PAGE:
The SKYWARN program is a loosely organized nationwide group of volunteers who are trained to recognize and report severe weather events to the National Weather Service with the goal of saving lives by improving warning accuracy. Since the 1970's, ordinary citizens across the country have given their time and skills to the SKYWARN program, and amateur ("ham") radio has played an important role in the collection of these reports.
In some areas, SKYWARN programs are organized by local emergency management teams or community groups. In other areas, ham radio clubs provide all SKYWARN training and services.
Locally, the National Weather Service Forecast Office in Wakefield, Virginia administers the SKYWARN program throughout the Wakefield County Warning Area (CWA) which includes 66 counties and independent cities in central and southeastern Virginia, northeastern North Carolina, and the southern Maryland eastern shore. The Wakefield SKYWARN Amateur Radio Support Team (WX4AKQ) is the ham radio extension of the SKYWARN program, which provides amateur radio training and communication services throughout the Wakefield CWA.
RATS supports the National Weather Service SKYWARN program by encouraging SKYWARN Spotter training and participation in SKYWARN nets. We also provide the primary SKYWARN repeater for central Virginia, on 146.88 MHz.
Here is the latest SKYWARN Activation Status Report from Wakefield SKYWARN. Click on the graphic below to access the discussion related to any featured weather threats.
You do not need to be a trained spotter to participate in SKYWARN nets. Please listen to what Net Control is asking for and ensure your reports meet the reporting criteria. Reports should be the result of your own first-person observations -- not what you saw on TV, got from a friend, or heard on the scanner. To make a complete report on the first try, remember the SKYWARN T-L-C report format:
When you give a report involving any kind of measurement (such as hail size or snowfall depth) specify whether the values you are providing are actual measurements or an estimate. Do not attempt to estimate wind speeds -- instead, focus on the damage being caused by the wind. Hail sizes can be estimated relative to the size of common coins or other objects -- but please avoid "marble size" hail reports. Marbles come in different sizes, nickels don't.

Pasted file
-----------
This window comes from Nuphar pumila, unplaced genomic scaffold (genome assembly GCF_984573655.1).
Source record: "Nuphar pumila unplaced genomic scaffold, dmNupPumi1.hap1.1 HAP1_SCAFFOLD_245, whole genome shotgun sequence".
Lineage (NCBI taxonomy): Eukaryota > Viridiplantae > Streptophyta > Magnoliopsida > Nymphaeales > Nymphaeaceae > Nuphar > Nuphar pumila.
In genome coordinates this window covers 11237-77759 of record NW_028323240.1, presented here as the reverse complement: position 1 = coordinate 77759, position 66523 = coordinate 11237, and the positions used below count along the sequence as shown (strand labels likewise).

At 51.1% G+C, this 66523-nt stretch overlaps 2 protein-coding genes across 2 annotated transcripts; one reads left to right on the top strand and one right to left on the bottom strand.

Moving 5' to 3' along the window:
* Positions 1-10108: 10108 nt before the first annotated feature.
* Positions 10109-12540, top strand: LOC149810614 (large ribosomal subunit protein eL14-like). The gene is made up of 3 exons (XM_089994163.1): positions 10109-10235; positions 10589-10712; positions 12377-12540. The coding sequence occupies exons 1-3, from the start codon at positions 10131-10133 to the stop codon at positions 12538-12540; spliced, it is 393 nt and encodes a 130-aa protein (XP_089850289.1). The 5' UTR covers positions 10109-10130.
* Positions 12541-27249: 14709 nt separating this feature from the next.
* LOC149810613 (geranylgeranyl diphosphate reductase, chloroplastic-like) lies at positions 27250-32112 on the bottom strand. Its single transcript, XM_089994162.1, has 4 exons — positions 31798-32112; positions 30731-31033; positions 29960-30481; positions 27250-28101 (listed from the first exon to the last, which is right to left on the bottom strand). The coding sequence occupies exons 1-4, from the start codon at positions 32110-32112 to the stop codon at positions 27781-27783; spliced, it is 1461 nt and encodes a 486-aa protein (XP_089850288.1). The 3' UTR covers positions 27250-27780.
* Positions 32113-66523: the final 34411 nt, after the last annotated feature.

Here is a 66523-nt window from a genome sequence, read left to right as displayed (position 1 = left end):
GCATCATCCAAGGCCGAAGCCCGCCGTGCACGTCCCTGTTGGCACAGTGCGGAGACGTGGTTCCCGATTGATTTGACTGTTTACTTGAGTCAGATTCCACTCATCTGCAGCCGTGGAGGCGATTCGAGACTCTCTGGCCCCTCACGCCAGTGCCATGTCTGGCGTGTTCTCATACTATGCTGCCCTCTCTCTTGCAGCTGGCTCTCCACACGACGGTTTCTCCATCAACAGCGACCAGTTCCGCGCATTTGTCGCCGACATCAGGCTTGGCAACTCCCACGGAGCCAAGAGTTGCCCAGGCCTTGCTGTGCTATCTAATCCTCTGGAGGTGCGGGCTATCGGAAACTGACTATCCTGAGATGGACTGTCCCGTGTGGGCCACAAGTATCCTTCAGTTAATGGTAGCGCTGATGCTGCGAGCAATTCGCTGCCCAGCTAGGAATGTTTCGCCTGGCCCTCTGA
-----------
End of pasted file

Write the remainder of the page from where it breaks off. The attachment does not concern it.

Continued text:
The SKYWARN electronic log system tracks each spotter's report quality over time. Spotters with an abnormally high percentage of low-quality, inaccurate, sub-severe/non-reportable, or third-party reports may find that their future reports are ignored instead of being relayed to NWS.
If you are unable to reach a SKYWARN net, you may phone in your report to NWS Wakefield at 757-899-2415 or send it via e-mail.
For the current SKYWARN Spotter training schedule, visit the NWS Wakefield SKYWARN page.
For amateur radio-related SKYWARN training (Net Control, Responder) visit the WX4AKQ web site.
Ham radio communications for all counties and cities served by the National Weather Service Forecast Office in Wakefield are provided by the Wakefield SKYWARN Amateur Radio Support Team.
A few localities on the far western and northern fringes of the repeater are served by different NWS offices and thus different SKYWARN nets. Blacksburg SKYWARN (WX4RNK) and the NWS Blacksburg office serves a few localities on the far western fringe of the 88 repeater's coverage area, while several counties and cities to our north and west are served by National Capital Area SKYWARN (WX4LWX) and the NWS Sterling office.
If a SKYWARN net is active on our repeater, reports can be called in for any of the surrounding NWS offices. Your report will be electronically routed by Net Control to the appropriate office. However, hams may be best served by utilizing the appropriate local net for their area, when available.